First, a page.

As we begin to think about the end of summer and head back towards the halls of academia, fraudsters are also preparing for the new school year with innovative ways to take advantage of unsuspecting individuals. The scams we see during this time of year are targeted towards both students and parents.
“Fraudsters are always on the hunt for a new opportunity to conduct a scam,” says Tracy Swaim, SouthState’s Fraud Investigation Supervisor. “Protecting our customers is our top priority, and it’s important to remain vigilant and aware of industry trends. SouthState’s Fraud team is here to help by outlining some of the most prevalent back-to-school scams.”
One common scam that occurs as students consider their academic futures is the diploma scam. This scam occurs when a fraudster convinces a student to pay for a “diploma,” the student or parent provides payment information, and the fraudster steals and misuses this information.
Diploma Scam Red Flags:
- Someone approaches a student regarding paying for a diploma.
- The diploma can be earned “quickly” with little to no coursework.
- The program offers credits for “life experience” without coursework or testing.
- Educational programs claiming to be affiliated with the Unites States Government are often scams, as educational requirements are usually affiliated with state requirements.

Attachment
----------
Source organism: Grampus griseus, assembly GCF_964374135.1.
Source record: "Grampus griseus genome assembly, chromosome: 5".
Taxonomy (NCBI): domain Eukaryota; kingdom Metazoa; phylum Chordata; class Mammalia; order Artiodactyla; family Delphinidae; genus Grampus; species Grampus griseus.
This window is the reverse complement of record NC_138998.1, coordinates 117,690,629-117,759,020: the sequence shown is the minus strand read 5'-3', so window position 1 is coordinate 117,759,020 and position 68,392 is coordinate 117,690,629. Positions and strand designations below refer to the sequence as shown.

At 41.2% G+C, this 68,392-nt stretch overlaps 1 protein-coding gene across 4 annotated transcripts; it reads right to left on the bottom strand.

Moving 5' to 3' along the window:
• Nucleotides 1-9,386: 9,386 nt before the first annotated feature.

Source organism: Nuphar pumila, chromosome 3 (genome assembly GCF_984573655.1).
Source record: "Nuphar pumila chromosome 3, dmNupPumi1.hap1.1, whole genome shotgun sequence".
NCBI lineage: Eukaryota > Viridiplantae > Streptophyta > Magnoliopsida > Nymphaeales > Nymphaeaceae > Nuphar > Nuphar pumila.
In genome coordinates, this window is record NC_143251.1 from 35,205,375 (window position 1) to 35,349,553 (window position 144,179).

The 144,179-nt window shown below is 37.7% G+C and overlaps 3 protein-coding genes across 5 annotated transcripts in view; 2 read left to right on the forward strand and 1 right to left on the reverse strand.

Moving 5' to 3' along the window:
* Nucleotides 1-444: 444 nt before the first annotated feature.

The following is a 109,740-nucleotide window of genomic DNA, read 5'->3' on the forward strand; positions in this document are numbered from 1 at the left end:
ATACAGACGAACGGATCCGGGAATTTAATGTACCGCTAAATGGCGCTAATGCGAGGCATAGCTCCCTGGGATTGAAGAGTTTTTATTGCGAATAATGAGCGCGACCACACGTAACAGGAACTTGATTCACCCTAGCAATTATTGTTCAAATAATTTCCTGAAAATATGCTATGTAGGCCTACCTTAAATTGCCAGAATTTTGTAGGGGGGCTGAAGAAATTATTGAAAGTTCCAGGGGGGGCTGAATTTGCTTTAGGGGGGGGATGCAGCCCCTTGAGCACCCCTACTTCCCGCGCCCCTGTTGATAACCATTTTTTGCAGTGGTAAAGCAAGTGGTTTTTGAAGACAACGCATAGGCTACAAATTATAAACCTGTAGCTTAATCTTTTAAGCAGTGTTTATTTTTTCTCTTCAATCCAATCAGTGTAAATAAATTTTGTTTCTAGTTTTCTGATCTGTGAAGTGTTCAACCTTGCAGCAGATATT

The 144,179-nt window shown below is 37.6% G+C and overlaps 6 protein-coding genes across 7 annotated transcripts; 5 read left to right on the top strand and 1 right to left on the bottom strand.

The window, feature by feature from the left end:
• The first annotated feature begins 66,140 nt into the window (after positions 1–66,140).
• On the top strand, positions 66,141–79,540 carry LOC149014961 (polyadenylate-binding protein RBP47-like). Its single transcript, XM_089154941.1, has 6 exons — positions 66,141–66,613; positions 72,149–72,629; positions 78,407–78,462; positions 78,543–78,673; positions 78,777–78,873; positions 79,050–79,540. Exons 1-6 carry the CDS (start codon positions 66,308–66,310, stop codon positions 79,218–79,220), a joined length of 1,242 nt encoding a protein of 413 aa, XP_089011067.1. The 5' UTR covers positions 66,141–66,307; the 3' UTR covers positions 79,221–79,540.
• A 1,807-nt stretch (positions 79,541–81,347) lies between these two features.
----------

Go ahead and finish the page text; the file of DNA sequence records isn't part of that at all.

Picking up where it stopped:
As school begins, we often see individuals falling victim to the student tax scam, which is related to the IRS tax scam.
Student Tax Scam Red Flags:
- A student receives a call stating he or she improperly filled out a form for enrollment or tuition assistance and that, because of the error, the student completed his or her taxes incorrectly and owes money to the IRS.
- The fraudster says the student cannot attend class, or the student will face fines or imprisonment if the “taxes” are not paid immediately.
Keep in mind, the IRS will not initiate contact via telephone; they will always mail a letter first. Additionally, every government action has an appeal process. If the contacting party wants immediate payment without offering the opportunity to appeal or an official review of accounts owed, this is a scam.
In these scams, fraudsters often ask for payment via wire or gift cards. The IRS will never require payments via gift cards or wire transfer. You can learn more about the IRS at www.IRS.gov.
Scholarship scams are also prevalent this time of year, as fraudsters know students and parents are budgeting to pay for schooling and related expenses.
Scholarship Scam Red Flags:
- Applicants are never asked for payment information when applying for student loans of financial aid. If asked for payment information during the application, the application could be a scam.
- If an organization claims to guarantee funding upon completion of an application, it could be a scam.
- If the organization asks the applicant to pay an application fee or taxes in order to receive the scholarship, it could be a scam.
Keep these red flags in mind as we approach the beginning of the new school year. If you think you’ve fallen victim to a scam, please contact us immediately.